The long-simmering Georgetown luxury hotel project has secured financing and is finally moving forward, with an eye towards a December 2012 completion, just in time for the 2013 presidential inauguration.
The Capella Georgetown will be an “ultra luxury” hotel at 1050 31st Street NW, the former American Trial Lawyers Association building. The five-story building, which overlooks the C&O Canal, will feature just 49 rooms and interiors designed by German firm Peter Silling & Associates. The design also calls for a public restaurant and bar overlooking the canal, but details aren't in place just yet. The project, spearheaded by Capella Hotels and Resorts, ICG Properties, and D.C.-based Castleton Holdings Inc., recently brought in Point Ford Management Ltd., an investment firm based in Indonesia, to complete financing for the project, which is estimated in the $45 million range.
"The [financing] process was challenging because of the market," says Nick Demas, Partner at Castleton Holdings LLC. "But in challenging markets there is also great opportunity. We worked through the market fluctuations and successfully secured all the funds needed to complete the project this past July. Our lender, PNC Bank, has been really supportive of the project and our partnership. And we are very excited about our relationship with our new equity partners, Point Ford Management Limited. They are terrific partners and are committed to our program of assembling an ultra-luxury hotel portfolio. As a developer, you really can’t ask for anything more."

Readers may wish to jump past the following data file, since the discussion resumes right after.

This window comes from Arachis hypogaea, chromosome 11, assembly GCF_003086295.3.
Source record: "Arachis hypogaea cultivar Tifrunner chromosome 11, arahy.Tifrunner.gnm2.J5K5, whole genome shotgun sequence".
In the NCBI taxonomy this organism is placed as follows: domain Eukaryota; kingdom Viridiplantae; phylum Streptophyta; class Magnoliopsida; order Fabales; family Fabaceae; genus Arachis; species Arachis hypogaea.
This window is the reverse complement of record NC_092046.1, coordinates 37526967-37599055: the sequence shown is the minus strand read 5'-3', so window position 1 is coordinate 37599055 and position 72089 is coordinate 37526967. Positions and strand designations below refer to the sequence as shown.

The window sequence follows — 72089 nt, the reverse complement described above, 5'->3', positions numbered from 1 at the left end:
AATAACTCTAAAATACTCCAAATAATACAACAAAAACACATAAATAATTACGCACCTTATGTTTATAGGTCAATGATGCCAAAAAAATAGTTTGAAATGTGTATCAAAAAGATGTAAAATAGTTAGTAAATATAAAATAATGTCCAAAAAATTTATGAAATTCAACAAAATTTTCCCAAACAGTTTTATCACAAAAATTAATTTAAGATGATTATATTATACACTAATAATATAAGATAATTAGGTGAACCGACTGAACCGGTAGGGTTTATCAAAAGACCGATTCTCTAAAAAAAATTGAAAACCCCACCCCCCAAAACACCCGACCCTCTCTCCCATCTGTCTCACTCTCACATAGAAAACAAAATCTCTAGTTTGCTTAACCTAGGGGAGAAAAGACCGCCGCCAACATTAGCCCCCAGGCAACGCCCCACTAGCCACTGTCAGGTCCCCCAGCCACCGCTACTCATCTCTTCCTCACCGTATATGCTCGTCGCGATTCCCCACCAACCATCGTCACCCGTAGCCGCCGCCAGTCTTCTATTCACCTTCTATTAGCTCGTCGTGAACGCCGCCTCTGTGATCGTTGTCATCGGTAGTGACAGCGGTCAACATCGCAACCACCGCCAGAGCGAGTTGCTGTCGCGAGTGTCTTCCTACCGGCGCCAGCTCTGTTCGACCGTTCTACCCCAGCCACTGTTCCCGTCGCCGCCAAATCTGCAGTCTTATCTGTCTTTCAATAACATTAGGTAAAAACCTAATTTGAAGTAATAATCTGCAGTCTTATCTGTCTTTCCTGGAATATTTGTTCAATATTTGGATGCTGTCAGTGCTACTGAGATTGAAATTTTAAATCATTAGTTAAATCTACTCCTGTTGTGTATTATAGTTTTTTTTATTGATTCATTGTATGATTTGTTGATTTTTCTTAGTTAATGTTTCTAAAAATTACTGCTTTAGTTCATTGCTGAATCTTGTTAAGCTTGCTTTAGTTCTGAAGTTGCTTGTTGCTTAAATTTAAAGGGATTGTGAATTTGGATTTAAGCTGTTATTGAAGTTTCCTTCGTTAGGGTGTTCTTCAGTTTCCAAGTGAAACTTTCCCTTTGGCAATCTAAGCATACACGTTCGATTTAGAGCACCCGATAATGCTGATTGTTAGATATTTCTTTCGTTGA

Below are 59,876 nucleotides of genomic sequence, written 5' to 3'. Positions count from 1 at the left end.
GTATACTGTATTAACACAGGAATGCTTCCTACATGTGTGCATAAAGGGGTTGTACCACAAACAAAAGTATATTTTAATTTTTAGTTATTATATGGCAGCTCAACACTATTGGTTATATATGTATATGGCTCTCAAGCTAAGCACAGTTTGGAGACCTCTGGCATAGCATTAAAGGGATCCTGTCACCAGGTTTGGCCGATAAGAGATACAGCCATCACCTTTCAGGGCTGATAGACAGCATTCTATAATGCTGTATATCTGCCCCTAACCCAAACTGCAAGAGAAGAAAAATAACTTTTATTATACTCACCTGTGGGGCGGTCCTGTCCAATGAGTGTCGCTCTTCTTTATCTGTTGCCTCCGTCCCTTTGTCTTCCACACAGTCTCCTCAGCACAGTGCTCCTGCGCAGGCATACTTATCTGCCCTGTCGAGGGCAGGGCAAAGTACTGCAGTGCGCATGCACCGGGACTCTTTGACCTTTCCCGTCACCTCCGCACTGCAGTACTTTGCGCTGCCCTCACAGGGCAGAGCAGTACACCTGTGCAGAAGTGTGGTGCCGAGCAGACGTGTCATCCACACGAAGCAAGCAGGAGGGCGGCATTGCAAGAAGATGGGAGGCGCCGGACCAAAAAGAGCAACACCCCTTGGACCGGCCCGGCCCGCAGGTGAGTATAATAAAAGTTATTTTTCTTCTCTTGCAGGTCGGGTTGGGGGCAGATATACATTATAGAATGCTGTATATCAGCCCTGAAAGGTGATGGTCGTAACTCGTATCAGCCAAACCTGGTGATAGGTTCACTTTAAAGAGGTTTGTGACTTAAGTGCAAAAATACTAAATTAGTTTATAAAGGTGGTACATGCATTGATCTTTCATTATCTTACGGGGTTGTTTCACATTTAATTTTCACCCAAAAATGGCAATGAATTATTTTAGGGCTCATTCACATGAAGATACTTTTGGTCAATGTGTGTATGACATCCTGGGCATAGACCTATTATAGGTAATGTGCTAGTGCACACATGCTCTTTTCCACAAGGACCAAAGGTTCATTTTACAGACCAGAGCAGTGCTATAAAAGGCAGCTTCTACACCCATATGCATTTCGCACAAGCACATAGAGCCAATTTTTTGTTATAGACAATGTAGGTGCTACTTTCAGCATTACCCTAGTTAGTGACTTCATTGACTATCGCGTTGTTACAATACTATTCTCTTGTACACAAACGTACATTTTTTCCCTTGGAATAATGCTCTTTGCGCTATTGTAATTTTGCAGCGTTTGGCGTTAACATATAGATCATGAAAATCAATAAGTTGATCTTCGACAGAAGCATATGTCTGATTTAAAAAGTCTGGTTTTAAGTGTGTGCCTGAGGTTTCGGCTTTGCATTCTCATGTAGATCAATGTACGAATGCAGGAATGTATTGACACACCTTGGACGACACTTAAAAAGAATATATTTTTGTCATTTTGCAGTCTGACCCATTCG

The Capella Georgetown will cater to foreign dignitaries, captains of industry, and other international clientele (discussion at an October meeting of the Georgetown advisory neighborhood commission touched on possible entourage-related traffic jams), and the hotel will be accordingly discreet. While the interior has been gutted, the drab office building will receive only minor cosmetic changes to the exterior – new window frames and a slightly larger canopy - in deference not only to future guests' desire to keep a low profile, but also to neighborhood preferences for aesthetic continuity. By restricting the heavy redesign to the interior of the site, the developers have sidestepped the community backlash that often follows these sorts of projects. Demas says of the locals: "We are thrilled that our plan was so well received by our neighbors, the ANC and the Old Georgetown Board." And ANC2E Commissioner Tom Birch was quoted recently as praising the developers for "turning a sow's ear into a silk purse." The contrast between this hugfest and, say, the ongoing drama of the Friedman/Schrager Adams Morgan hotel could scarcely be greater.
Still, despite Demas' demurrals, this project was never realistically going to have problem attracting financing. Hotels, especially luxury ones, have proven to be safe money through the recession, and the District hotel market has historically been one of the strongest in the nation. Local occupancy rates have held steady in the low seventies, and while average luxury rates softened in the past few years, they’ve recovered to nearly the level of their 2008 peak.
This will be Atlanta-based Capella’s second hotel in the United States (its other property is in New York), and the company plans to expand into several other U.S. cities in the near future.
Washington D.C. real estate development news